I worked for a doctor for three weeks and was asked to do things on a daily basis that were not part of my job title. I quit without notice because I was not comfortable. My employer held my paycheque for more than two weeks and would not communicate with me. I filed a complaint under the Alberta Employment Standards Code and sent the doctor a request for payment. Within hours he told me that my cheque was ready, but I would have to sign a letter of release and indemnity agreement. Is it really necessary for me to sign those?
The first answer
Vice-president, Gilker McRae, Calgary
You can quit a job and are entitled to be paid for the time worked. This assumes you do not owe the employer any money for time you did not work, say for vacation, time away, etc. If you worked for three weeks, you are entitled to three weeks pay and the employer cannot withhold your cheque.
You are not required to sign a release or indemnity agreement. You would need to do this only if you were being offered money in addition to the notice period (a severance). Make a complaint to your employment standards office and let them take it from there.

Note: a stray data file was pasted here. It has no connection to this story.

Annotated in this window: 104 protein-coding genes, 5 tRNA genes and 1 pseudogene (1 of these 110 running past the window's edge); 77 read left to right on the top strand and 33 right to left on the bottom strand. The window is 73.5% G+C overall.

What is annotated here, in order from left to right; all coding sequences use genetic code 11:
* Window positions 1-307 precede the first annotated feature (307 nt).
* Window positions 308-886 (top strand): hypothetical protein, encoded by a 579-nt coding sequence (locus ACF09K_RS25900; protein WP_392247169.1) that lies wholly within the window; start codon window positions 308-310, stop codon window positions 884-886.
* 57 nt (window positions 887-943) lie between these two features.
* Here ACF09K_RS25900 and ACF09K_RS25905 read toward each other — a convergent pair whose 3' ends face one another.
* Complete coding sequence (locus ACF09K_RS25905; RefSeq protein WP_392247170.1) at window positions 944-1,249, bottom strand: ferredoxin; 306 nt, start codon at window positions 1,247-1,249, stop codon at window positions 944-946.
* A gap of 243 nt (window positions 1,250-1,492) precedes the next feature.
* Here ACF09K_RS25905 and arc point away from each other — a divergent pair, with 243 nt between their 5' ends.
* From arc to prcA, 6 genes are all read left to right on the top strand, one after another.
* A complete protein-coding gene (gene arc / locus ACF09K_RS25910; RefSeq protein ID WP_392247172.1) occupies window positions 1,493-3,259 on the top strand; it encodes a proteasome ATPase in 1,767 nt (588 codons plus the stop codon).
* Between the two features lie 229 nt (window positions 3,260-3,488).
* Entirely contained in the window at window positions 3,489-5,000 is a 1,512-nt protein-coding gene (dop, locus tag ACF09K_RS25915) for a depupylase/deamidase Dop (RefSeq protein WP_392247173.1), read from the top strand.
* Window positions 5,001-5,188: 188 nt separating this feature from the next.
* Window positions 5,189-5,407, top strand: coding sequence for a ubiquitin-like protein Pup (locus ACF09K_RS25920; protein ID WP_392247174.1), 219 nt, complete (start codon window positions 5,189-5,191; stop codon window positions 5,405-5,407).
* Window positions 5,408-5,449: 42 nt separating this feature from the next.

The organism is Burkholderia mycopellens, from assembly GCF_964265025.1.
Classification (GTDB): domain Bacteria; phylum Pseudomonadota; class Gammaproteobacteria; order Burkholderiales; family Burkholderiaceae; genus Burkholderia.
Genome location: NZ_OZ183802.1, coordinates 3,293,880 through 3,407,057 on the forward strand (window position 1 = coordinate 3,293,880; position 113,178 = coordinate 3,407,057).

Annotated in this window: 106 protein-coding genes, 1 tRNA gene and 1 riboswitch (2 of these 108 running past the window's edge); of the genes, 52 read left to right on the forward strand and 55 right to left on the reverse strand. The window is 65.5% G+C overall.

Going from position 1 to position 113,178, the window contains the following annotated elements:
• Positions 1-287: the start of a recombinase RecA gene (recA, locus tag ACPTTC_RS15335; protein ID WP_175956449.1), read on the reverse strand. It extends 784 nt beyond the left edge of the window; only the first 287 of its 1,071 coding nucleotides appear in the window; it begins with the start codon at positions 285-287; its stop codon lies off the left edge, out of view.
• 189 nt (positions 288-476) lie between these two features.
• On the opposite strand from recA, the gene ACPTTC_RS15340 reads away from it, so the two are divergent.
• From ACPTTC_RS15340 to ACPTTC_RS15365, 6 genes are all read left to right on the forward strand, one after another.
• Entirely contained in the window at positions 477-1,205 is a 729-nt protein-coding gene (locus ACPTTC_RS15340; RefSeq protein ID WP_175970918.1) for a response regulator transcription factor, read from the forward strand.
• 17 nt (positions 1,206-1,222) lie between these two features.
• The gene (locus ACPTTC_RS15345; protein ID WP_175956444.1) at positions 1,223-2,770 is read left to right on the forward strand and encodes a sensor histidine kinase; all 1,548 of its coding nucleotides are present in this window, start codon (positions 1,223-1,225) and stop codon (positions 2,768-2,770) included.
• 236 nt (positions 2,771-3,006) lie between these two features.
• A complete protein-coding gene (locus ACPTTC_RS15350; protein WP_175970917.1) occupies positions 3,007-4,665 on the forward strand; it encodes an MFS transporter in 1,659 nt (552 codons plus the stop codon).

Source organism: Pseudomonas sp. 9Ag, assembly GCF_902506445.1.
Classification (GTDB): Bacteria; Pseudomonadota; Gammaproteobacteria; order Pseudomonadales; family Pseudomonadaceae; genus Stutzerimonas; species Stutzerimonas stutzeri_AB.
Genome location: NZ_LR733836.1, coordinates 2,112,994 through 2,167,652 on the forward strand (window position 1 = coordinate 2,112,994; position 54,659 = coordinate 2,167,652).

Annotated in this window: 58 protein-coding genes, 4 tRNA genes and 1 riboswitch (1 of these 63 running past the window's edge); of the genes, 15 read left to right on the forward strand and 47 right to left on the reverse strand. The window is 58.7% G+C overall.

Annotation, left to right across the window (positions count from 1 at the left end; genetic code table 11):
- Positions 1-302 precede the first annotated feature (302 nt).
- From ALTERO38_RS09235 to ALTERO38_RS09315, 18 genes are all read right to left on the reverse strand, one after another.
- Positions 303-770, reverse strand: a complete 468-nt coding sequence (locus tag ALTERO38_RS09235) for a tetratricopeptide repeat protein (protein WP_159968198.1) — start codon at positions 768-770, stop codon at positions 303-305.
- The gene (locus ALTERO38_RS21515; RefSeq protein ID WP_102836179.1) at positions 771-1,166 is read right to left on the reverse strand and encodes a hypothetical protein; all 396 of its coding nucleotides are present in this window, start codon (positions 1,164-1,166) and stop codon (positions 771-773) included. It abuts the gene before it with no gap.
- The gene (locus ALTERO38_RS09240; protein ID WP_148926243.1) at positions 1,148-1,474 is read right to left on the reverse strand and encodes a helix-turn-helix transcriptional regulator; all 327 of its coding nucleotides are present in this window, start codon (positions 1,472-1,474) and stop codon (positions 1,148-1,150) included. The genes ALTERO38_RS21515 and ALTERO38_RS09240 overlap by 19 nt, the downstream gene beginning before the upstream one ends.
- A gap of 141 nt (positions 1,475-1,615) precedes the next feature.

The second answer
Senior manager of talent services, Questrade, Toronto
Any time you feel you are being treated inappropriately at work, I strongly encourage you to speak to your boss about your concerns in a professional and organized manner.
If you need help formulating your approach and there is a human resources member at your workplace, reach out for support. HR can also help mediate the situation, investigate (especially in cases of discrimination or harassment) and implement a remedy instead of you feeling the need to resign to solve the problem.
Regarding your final pay, in short you aren't required to sign a release to receive compensation for time worked. I would encourage you, however, to clarify if your past employer is providing you anything extra.
If this is the case and you are not comfortable signing, you can request to remove that amount and take your pay for time worked.
If you have also filed an Employment Standards claim, they should be able to support you receiving the final payments owed to you by law.
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